Many patients with infectious diseases may not present classically, just like acute coronary syndromes. Testing may be negative. This may be due to immunosuppression, age related changes in physiology, or the natural course of the disease. Remember that fevers fluctuate and may be suppressed by antipyretics. Delirium will fluctuate (a hallmark feature). Most importantly, do not ignore abnormal vital signs!
You can download the PDF file (Sepsis Flow Chart) and follow along.
What is a "bundle?" A bundle is a group of "best evidence-based practices" that should be implemented together to achieve an improved outcome (mortality).
Early Goal Directed Therapy (EGDT). This was the landmark study that revolutionized the care of the septic patient. Patients with severe sepsis and septic shock were randomized to receive either standard therapy or early goal directed therapy (standard therapy plus optimization of central venous oxygen saturation (ScvO2 > 70mm Hg)). The treatment group showed an absolute risk reduction (ARR) of 16%, which is one life save per 6 patients treated! (Number needed to treat, NNT)
- Rapid identification of the patient.
- Lactate within 10 minutes of arrival.
- Rapid central venous access (within 2 hours).
- Preload: rapid, early fluid boluses to achieve a Central Venous Pressure (CVP) between 8-12 mm Hg.
- Afterload: titrate vasopressors to achieve Mean Arterial Pressure (MAP) between 65 to 90 mm Hg. (Norepinephrine is preferred, but conclusive evidence is lacking to guide this decision.)
- Maintain urine output of 0.5 cc/kg/hour in adults
- Central Venous Oxygen Saturation (ScvO2) Conceptually, think of this as either significant oxygen debt or poor oxygen delivery. If ScvO2 is less than 70%, then:
- If hematocrit is < 30%, transfuse packed red blood cells to increase oxygen delivery
- If hematocrit is > 30%, then initiate dobutamine to increase cardiac index
- Reassess goals. CVP, MAP, ScvO2, and lactate should show improvement.
The key to EGDT is the EARLY. In one study, patients with early resuscitation (less than 24 hours) had an odds ratio of 0.5 for mortality, when compared to those with late resuscitation (more than 24 hours). Time is tissue and shock must be reversed!
Steroids: There is currently conflicting evidence regarding the efficacy of stress dose steroids in patients with severe sepsis and septic shock. They may be beneficial in patients with vasopressor refractory shock or patients with known adrenal insufficiency.
Antibiotics: According to the Surviving Sepsis Guidelines, antimicrobials should be administered within three hours of arrival to the Emergency Department. In the largest study of antimicrobials in septic shock, patients who received "effective" antibiotics within one hour of the development of hypotension had a survival of 79.9%. This dropped by 7.6% with every hour in delay of administration.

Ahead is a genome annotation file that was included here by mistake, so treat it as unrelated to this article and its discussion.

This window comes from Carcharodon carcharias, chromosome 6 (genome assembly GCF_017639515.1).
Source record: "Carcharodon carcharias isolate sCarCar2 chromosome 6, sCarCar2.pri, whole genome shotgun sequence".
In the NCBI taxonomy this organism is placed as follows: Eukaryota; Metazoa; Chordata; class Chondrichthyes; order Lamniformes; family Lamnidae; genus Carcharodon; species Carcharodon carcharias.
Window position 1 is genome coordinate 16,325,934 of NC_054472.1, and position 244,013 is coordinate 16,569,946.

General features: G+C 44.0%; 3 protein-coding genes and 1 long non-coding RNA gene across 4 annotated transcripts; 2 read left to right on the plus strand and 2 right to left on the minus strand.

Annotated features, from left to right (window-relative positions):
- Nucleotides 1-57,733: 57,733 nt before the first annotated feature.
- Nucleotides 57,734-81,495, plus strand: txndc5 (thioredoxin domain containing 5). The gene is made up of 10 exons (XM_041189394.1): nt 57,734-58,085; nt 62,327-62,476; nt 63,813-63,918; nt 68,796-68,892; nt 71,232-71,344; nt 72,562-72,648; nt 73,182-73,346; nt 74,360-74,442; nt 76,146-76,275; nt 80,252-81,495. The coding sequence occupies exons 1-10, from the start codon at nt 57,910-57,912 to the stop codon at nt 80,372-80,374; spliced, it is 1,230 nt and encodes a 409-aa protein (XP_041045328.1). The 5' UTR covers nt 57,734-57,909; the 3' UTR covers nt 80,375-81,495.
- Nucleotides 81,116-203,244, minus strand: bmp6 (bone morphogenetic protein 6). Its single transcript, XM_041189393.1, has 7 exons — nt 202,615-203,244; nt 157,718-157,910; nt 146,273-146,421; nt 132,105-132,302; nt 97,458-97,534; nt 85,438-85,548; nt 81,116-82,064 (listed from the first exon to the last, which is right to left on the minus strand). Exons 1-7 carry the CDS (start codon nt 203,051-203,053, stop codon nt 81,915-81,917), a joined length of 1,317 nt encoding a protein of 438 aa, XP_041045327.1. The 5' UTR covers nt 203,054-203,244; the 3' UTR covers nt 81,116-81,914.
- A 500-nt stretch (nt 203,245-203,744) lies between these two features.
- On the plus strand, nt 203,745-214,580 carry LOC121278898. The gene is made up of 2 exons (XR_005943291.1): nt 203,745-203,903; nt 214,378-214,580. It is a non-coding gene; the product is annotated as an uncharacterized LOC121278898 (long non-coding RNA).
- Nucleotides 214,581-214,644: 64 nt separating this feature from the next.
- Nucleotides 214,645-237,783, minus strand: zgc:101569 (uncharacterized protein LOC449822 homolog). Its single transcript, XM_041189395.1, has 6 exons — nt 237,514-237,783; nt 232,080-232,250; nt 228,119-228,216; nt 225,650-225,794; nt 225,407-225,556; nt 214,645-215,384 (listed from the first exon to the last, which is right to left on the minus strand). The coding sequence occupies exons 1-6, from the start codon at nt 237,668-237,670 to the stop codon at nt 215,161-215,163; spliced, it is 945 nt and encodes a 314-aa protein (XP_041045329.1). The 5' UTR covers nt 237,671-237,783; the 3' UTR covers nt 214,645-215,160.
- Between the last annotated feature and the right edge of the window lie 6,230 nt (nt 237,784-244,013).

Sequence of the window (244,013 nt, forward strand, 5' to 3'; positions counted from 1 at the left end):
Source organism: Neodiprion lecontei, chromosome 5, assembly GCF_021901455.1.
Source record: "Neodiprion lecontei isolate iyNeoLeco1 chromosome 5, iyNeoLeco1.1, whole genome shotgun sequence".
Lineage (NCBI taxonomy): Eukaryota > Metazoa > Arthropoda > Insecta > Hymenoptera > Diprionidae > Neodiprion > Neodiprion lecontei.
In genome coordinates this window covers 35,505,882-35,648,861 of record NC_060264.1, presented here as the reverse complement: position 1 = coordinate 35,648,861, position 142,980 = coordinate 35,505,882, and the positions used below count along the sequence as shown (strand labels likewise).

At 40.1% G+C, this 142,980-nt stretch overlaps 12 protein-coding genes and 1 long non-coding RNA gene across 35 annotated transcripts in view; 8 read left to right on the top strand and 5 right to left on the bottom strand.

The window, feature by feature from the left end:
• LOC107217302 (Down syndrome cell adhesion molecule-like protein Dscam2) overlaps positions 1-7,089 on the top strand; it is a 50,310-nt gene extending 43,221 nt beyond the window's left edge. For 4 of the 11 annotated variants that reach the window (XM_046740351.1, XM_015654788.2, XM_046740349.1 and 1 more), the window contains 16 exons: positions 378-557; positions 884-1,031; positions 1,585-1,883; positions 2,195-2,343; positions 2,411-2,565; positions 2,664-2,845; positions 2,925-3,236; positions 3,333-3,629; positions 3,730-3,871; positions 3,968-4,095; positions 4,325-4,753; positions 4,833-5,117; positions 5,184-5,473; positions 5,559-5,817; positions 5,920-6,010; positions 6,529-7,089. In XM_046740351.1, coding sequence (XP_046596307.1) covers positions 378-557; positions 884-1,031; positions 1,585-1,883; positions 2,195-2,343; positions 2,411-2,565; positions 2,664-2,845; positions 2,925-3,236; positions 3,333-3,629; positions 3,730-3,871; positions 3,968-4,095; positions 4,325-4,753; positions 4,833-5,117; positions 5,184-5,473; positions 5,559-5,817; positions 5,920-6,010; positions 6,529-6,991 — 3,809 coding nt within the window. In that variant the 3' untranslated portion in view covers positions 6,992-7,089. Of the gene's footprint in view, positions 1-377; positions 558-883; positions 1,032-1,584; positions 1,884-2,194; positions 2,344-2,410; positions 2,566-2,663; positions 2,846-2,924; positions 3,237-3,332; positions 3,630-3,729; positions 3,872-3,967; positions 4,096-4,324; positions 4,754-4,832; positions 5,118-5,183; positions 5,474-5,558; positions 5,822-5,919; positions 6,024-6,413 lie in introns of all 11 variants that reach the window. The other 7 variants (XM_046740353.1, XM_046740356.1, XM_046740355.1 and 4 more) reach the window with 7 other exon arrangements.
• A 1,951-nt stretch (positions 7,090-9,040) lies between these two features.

Choosing "effective" antibiotics without the benefit of culture results and sensitivities can be difficult. Therefore, it is imperative that the practitioner consider the source of infection, setting where infection occurred (community versus health care associated pneumonias), local resistance patterns, prior culture results and therapies (avoid recently used antimicrobials), and comorbid factors. Combination therapy is generally recommended for neutropenia and pseudomonas, though evidence is lacking.
There are no cut and dry rules to determine disposition. This is generally determined by severity of infection, immune status, host response, response to therapy, comorbidities, patient?s access to care, physician risk tolerance, local practice patterns, and hospital crowding issues.
Patients with SIRS and sepsis, who are young and do not have immunosuppression or significant comorbidities may often be discharged home. Those who do may require admission. Those with severe sepsis and septic shock will require admission to an intensive care unit, unless there has been significant improvement in EGDT variables.
Pearls and Pitfalls
- Be suspicious in patients with nonspecific presentations
- Risk stratify patients by sepsis syndromes and rapid lactate assessment
- Administer appropriate antibiotics early and initiate EGDT where indicated.
- Reassess the patient frequently to ensure response to therapy and lack of deterioration.
- Surviving Sepsis Campaign. http://www.survivingsepsis.org/
- Rivers E, Nguyen B, Havstad S, et al. Early goal-directed therapy in the treatment of severe sepsis and septic shock. N Engl J Med 2001; 345:1368-77. (RCT 263 patients)
- Jones AE. The effect of a quantitative resuscitation strategy on mortality in patients with sepsis: A meta-analysis. Crit Care Med 2008;36:2734-2739.
- Annane D, Sebille V, Charpentier C, et al. Effect of Treatment with Low Doses of Hydrocortisone and Fludrocortisone on Mortality in Patients with Septic Shock. JAMA 2002; 288(7):862-871 (RCT 300 patients)
- Sprung CL. Hydrocortisone therapy for patients with septic shock. NEJM 2008;358: 111-124 (RCT 499 patients).
- Kumar, et al. Duration of Hypotension before initiation of effective antimicrobial therapy is the critical determinant of survival in human septic shock. Crit Care Med 2006 Vol 34, No 6. (Retrospective 2,154 patients from 14 ICU registries).
- Dellinger RP, et al. Surviving Sepsis Campaign: International guidelines for management of severe sepsis and septic shock 2008. Crit Care Med 2008;
- DeBacker D, Comparison of Dopamine and Norepinephrine in the Treatment of Shock. NEJM. 2010;362:779-789